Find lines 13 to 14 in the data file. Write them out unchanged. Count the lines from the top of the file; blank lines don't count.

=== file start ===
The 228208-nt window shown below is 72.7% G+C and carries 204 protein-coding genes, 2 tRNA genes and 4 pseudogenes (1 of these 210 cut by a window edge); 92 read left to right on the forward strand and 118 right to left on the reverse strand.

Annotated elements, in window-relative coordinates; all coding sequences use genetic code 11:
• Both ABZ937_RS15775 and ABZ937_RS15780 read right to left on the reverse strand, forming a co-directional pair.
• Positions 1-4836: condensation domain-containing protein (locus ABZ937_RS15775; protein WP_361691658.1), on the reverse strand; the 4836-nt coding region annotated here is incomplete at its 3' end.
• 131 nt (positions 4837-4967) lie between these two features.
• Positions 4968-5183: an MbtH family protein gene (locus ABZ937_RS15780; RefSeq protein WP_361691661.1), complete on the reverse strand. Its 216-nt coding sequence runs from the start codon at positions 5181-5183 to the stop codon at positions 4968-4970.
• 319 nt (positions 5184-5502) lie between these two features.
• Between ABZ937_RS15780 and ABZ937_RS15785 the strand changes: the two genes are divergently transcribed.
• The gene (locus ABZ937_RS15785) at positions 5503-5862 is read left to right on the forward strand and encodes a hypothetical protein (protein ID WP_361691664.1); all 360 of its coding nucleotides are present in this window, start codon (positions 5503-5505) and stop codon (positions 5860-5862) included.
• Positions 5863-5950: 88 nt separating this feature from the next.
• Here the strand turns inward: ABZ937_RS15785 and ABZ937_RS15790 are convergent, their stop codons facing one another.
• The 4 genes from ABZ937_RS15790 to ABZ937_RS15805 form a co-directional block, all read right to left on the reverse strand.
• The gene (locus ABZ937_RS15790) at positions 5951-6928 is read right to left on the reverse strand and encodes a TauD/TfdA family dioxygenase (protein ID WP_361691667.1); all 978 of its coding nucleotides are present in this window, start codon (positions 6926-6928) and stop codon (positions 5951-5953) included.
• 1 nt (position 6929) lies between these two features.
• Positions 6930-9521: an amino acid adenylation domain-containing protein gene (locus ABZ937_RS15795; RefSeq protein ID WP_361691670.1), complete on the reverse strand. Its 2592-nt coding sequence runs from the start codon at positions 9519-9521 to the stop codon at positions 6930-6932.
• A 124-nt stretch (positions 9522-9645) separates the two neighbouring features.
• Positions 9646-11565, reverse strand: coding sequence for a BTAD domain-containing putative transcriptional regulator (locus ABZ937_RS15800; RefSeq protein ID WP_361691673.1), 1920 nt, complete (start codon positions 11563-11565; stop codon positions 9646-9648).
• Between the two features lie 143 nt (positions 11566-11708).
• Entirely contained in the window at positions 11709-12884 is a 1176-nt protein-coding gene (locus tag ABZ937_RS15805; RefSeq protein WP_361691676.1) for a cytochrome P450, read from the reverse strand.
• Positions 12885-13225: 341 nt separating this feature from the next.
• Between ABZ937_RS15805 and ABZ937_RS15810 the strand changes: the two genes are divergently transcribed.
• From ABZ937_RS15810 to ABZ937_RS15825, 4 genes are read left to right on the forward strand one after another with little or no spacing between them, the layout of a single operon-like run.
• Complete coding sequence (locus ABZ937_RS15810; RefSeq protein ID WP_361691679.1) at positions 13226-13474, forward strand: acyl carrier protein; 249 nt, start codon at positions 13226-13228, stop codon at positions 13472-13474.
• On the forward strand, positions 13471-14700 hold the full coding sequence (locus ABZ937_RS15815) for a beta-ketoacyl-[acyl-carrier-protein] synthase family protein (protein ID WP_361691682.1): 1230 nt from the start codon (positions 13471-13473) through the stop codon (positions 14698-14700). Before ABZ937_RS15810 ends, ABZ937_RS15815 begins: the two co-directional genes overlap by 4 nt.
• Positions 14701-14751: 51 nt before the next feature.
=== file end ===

• The gene (locus ABZ937_RS15790) at positions 5951-6928 is read right to left on the reverse strand and encodes a TauD/TfdA family dioxygenase (protein ID WP_361691667.1); all 978 of its coding nucleotides are present in this window, start codon (positions 6926-6928) and stop codon (positions 5951-5953) included.
• 1 nt (position 6929) lies between these two features.